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When May Juveniles Be Tried as Adults in School Gun Crimes?

Gun violence
Although premeditated school shootings that cause injury or death are often charged as adult-level felonies, few juveniles who have merely brought a gun to school have been charged as adults. But the Parkland shooting and the recent prosecution of a 16-year-old who fired a single round in an empty school parking lot, could change this. Read on to learn more about why this student, who had no prior criminal history, has been charged as an adult and what this could mean for other gun-related campus crimes. 
Factors Prosecutors Consider When Deciding Whether to Try Juveniles as Adults
Because of their special status as minors, which leaves them unable to make certain decisions (like whether to waive Miranda rights or plead guilty) without the assistance of a parent or attorney, juveniles who commit crimes are treated differently under the law than adults who commit the same crimes. 
Juvenile delinquency proceedings involve the same general constitutional considerations as adult cases but are classified as civil matters. This means the juvenile's name won't be released to the media, the juvenile's record may be sealed to future employers or educators after he or she turns 18, and he or she may even be able to have these criminal records expunged. Adult crimes, on the other hand, are public record, may be easily searchable by potential employers, and can be used as an "aggravating factor" if the adult is later charged with additional crimes.
Prosecutors generally have the discretion to choose whether to try certain juveniles as adults; this decision often depends on the severity of the crime, whether the juvenile already has a lengthy criminal history, and whether the juvenile will turn 18 while the case is pending. 
What Could This Decision Mean for Other School-Related Gun Crimes?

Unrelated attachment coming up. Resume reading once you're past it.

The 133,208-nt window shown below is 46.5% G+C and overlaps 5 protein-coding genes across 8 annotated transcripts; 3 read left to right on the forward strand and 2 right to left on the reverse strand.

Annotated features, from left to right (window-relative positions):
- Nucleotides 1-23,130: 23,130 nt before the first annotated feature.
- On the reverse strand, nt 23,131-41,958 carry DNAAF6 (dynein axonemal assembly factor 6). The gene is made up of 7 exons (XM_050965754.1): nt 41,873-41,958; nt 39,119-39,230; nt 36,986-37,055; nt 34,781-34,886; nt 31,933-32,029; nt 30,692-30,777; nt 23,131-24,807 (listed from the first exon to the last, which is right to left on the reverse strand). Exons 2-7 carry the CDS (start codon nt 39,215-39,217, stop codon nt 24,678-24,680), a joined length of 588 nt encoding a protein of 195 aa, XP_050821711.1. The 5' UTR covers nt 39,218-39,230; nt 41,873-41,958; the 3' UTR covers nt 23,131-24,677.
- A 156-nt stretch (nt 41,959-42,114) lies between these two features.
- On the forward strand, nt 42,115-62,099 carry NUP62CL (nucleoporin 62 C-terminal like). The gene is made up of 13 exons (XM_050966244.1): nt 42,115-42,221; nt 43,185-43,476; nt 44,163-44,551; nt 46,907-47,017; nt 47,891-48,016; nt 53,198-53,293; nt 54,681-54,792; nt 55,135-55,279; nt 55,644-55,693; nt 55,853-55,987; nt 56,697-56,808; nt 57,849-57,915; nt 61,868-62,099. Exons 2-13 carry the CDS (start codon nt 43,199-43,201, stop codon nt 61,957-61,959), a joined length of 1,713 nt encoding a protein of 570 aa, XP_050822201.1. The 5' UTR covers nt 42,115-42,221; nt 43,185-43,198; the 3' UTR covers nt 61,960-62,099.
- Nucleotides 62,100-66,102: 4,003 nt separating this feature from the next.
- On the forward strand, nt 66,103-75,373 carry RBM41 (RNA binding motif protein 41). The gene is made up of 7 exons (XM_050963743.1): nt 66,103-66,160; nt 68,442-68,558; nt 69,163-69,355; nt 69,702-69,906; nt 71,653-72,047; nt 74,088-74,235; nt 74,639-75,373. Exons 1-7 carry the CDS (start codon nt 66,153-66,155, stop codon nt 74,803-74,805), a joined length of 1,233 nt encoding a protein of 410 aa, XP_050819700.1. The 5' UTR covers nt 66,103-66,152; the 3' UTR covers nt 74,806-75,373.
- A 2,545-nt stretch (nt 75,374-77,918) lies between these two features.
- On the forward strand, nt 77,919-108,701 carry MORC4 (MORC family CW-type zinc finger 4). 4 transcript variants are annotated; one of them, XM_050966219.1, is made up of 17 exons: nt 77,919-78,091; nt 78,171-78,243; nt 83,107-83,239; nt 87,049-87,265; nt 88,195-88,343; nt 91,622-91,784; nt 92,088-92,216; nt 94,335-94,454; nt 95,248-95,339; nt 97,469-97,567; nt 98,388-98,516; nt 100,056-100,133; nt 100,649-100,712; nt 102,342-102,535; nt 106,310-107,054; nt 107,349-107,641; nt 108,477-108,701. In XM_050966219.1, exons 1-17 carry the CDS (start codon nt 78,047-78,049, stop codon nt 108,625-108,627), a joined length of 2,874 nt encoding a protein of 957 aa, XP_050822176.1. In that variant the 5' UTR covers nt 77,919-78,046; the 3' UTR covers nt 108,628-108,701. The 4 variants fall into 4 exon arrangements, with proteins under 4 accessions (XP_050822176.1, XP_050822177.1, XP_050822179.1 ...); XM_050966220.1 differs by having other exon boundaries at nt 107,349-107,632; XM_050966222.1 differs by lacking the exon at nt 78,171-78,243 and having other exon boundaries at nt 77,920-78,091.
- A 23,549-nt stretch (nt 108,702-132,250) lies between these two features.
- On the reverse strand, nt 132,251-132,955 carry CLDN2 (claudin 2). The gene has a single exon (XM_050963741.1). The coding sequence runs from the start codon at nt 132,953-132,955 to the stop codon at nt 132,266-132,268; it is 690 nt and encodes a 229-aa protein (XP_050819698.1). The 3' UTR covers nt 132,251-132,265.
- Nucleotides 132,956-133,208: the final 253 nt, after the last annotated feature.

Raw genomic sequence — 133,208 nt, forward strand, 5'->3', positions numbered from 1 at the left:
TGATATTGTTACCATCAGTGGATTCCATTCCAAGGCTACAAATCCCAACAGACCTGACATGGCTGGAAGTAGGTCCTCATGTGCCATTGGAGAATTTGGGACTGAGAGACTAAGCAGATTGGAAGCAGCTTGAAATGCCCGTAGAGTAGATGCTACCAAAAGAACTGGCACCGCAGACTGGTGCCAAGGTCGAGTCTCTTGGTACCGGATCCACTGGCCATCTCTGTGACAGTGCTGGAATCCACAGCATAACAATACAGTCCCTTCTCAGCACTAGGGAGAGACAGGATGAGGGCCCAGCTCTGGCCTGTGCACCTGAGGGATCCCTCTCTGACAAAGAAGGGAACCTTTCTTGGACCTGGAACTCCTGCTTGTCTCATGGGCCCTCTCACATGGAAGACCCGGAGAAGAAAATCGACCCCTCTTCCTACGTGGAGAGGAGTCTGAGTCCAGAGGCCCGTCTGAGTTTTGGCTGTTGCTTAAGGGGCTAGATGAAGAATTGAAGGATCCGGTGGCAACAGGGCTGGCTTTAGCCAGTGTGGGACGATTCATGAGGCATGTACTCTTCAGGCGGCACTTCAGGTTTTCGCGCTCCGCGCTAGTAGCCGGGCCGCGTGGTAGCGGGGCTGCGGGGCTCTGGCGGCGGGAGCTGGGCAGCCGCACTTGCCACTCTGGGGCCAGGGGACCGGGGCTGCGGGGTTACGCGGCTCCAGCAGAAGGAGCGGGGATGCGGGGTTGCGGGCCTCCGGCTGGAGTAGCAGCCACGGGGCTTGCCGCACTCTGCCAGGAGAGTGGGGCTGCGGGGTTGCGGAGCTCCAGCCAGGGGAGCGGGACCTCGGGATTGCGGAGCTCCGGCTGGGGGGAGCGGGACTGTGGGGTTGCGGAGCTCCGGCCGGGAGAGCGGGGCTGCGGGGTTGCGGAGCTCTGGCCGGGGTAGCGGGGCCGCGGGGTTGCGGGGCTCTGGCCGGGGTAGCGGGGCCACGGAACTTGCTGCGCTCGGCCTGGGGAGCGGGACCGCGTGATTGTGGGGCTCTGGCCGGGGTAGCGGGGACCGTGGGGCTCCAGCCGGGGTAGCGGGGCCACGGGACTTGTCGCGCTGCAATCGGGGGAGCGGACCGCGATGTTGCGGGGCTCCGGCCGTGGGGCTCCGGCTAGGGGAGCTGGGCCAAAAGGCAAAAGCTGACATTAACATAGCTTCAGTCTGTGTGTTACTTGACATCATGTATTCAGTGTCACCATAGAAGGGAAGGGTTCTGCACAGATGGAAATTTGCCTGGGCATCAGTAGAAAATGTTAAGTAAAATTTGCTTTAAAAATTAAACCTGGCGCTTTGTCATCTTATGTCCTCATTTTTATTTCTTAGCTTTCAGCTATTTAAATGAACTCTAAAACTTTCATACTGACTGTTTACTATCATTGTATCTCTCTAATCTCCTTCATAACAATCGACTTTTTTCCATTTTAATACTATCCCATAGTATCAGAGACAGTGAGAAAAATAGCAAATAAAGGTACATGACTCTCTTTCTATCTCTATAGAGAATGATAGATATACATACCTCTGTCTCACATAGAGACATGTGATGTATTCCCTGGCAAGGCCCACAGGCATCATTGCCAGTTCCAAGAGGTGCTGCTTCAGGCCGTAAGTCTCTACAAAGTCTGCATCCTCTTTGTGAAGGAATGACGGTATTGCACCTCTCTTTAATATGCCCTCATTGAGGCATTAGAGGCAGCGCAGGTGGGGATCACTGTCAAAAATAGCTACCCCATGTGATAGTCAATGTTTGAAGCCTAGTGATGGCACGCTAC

Florida prosecutors recently decided to try a 16-year-old middle school student as an adult after this student stole a handgun from his grandmother, loaded it, brought it to school on at least two occasions in April 2018, and fired one round into a parking lot. This student was charged with grand theft, possession of a weapon on school property, discharge of a weapon on school property, and possession of a firearm by a minor. Although this juvenile has no criminal history, the county prosecutors determined that the nature of the offenses were serious enough to warrant adult criminal charges. 
The firearm wasn't recovered after police learned of it; the juvenile claimed that someone stole it from his bookbag, and was overheard threatening to "beat up" other students if they didn't return it. As of the time charges were filed, the firearm still had not been located. 
This incident and the resulting charges could be the sign of a statewide trend toward charging students as adults when they bring a gun to school. After February 2018's Parkland shooting, perpetrated by an individual who already had an extensive history with the juvenile justice system, many prosecutors and law enforcement officers have indicated their desire to err on the side of public safety when ensuring the state's schools remain gun-free. 

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